{United State Saints} Halloween Eve History | Halloween 2017

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Halloween, All Hallowes’ Eve or All Saints’ Eve- many names, but one big celebration, Halloween is easily among the most popular of festivals worldwide, particularly in the United States. With Halloween 2017 just around the corner, do you know why Halloween is celebrated? Or are you even aware of the History of Halloween? If not, then read on to know more.

Halloween is more of a Christianized feast. It is a celebration that takes place on the 31st of October every year, and initiates the triduum of Hallowtide, which is basically that time in the year (or the liturgical year to be more exact) which is dedicated to remembering the dead, such as the martyrs, saints and all other faithful believers who are now no more. The origin of Halloween dates back to Samhain, which was an ancient Celtic festival. It was celebrated in the end of the harvest season, when the pagans would stock their supplies in preparation for the winters.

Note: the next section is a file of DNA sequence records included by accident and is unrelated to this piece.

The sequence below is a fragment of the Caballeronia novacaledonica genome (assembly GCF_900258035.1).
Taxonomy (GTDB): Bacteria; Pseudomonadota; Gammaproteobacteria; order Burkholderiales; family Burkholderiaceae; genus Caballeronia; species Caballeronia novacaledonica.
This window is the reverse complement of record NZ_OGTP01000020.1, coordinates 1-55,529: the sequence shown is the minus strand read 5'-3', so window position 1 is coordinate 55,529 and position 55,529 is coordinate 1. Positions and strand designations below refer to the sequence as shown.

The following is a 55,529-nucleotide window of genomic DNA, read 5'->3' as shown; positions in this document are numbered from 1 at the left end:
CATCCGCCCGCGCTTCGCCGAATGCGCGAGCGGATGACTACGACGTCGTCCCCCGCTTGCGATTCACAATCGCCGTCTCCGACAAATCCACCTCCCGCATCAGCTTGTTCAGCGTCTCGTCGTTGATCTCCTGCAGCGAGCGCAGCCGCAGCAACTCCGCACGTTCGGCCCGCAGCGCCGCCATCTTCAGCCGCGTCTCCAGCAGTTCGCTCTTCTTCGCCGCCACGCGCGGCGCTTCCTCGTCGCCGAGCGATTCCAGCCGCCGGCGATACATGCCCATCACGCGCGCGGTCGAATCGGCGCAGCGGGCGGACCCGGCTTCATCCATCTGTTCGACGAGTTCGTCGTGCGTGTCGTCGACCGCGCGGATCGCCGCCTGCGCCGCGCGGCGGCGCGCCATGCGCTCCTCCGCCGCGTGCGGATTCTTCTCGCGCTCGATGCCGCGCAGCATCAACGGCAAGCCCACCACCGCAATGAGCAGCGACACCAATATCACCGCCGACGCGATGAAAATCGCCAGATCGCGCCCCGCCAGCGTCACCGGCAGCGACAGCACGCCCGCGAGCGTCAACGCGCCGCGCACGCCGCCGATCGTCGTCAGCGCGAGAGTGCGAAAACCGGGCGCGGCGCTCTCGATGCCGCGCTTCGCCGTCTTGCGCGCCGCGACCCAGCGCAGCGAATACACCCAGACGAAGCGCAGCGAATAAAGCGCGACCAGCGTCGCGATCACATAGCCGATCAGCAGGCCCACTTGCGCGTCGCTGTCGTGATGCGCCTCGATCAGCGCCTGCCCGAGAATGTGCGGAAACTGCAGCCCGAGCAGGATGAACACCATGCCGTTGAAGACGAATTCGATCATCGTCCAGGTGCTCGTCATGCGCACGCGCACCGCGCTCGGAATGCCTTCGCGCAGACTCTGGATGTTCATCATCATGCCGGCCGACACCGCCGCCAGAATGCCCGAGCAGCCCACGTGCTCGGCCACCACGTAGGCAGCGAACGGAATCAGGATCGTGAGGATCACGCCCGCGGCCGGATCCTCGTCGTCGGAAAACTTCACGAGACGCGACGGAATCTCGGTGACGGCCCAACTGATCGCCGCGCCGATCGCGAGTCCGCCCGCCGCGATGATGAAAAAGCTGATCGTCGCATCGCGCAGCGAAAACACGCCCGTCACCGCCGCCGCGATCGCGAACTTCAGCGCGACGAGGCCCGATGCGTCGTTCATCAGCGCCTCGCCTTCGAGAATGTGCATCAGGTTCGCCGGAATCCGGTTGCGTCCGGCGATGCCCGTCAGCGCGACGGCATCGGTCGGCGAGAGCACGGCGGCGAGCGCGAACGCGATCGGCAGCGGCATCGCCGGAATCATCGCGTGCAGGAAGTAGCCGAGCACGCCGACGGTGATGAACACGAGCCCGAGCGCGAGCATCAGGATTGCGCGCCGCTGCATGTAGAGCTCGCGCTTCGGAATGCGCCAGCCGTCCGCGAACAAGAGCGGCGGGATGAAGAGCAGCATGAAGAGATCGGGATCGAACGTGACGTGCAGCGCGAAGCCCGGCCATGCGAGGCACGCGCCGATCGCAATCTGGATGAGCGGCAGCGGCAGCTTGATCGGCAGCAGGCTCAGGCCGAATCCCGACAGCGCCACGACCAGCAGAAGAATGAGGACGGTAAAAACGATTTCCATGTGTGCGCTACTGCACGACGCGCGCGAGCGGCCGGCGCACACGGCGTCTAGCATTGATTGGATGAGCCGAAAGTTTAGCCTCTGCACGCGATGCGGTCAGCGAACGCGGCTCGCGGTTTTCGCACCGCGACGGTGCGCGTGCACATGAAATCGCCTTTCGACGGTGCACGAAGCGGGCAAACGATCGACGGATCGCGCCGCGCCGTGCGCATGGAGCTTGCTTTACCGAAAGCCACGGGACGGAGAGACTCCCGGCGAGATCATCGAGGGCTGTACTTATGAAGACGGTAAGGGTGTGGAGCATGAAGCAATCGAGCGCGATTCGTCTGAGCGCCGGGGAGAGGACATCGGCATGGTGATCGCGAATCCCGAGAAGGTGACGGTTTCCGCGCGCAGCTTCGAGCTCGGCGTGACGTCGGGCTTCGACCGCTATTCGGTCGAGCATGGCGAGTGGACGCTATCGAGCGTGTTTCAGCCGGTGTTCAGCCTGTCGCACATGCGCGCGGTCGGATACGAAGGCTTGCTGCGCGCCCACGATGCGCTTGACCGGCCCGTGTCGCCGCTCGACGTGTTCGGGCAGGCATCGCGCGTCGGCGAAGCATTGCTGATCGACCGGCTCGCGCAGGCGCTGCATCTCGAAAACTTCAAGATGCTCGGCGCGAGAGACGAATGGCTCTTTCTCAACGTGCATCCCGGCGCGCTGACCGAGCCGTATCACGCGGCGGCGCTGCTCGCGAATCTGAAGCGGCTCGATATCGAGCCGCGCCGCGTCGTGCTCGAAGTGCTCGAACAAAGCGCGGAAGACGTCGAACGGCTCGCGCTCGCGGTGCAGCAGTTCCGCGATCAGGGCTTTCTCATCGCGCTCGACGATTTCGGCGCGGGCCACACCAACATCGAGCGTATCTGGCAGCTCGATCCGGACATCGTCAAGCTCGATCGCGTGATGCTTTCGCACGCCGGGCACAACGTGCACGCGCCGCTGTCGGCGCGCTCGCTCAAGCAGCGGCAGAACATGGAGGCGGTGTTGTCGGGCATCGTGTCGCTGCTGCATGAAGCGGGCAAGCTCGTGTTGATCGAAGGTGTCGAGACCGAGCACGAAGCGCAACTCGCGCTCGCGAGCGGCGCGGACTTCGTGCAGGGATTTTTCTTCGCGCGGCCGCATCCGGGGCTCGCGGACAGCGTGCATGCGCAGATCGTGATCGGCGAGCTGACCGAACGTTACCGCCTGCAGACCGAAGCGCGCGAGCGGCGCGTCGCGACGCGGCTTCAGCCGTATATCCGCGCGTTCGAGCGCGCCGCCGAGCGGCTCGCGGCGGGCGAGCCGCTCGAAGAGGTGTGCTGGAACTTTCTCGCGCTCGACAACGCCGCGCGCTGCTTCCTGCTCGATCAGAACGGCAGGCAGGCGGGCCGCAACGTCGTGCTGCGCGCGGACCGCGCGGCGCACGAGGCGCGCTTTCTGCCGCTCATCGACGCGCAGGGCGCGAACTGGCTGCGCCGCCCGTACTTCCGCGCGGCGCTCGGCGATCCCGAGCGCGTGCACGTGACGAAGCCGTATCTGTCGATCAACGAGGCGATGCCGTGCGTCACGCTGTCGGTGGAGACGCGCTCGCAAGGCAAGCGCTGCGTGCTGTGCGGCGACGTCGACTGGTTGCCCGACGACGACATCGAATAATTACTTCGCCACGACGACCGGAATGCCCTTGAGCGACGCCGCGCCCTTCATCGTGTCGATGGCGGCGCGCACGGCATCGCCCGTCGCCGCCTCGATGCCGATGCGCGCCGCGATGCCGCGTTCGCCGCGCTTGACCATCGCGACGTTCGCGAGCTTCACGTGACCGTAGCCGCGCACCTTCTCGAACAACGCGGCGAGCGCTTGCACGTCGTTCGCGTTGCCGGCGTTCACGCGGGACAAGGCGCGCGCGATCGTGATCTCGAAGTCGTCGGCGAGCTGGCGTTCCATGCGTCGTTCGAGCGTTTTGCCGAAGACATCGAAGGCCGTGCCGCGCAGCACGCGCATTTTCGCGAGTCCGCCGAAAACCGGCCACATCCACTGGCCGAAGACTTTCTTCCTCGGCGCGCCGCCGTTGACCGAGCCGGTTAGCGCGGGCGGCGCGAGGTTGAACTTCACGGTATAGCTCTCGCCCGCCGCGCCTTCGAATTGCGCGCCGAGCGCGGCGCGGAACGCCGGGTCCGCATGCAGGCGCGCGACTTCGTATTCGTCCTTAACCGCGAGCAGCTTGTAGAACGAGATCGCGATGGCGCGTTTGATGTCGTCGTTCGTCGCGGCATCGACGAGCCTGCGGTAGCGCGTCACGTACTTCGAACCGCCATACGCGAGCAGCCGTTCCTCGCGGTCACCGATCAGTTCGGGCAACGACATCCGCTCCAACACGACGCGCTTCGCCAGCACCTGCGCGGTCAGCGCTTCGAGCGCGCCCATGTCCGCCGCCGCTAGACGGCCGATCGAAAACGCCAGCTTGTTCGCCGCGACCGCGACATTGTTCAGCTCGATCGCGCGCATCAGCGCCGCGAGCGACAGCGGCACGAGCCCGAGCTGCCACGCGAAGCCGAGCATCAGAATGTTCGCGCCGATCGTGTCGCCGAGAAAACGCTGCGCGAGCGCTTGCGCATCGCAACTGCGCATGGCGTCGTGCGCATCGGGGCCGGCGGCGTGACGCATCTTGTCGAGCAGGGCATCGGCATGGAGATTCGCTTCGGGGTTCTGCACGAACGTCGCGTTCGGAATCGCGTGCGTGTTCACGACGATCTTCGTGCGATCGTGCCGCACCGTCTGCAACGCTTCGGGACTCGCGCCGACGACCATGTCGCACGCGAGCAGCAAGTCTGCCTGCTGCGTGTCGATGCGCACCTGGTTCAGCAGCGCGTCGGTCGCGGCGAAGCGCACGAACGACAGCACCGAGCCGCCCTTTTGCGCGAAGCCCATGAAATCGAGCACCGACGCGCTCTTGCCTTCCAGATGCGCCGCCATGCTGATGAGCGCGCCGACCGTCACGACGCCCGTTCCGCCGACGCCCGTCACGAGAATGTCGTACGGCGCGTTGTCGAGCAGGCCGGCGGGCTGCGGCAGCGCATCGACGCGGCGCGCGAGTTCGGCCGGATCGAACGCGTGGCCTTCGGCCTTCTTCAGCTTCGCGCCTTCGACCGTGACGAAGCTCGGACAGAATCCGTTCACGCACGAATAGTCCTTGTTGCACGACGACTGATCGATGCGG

Happy Halloween Best Dinner Meal

Belief of these people states that on 31st October, boundaries between both the worlds- that of the living and the dead were overlapped, meaning that the deceased would come to life and then cause the damaging of crops, sickness and so on. The custom of wearing masks and costumes has been going on since quite some time. It was believed that these helped mimic as well as appease the evil spirits. The practice of ‘Trick and Treating’ is similar to ‘souling’, which was a practice in the medieval time. In this, the poor would go door to door asking for food in return for praying for the dead, which ws done on ‘All Souls Day (November 2).

But that sounds like quite the history lesson now, does it? However, what the history of Halloween is has a lot do to with the way its celebrations have shaped up the way we know them. Trick or treat started gaining importance in 1947 through children’s magazines. While many versions of the story characterize it as an adult invention, in order to steer away Halloween celebrations away from vandalism, it doesn’t really matter does it? As long as we have the festival of Halloween and a great funky way to celebrate it, 31st October will not be ‘just another night’. Happy All Hallows Eve folks!

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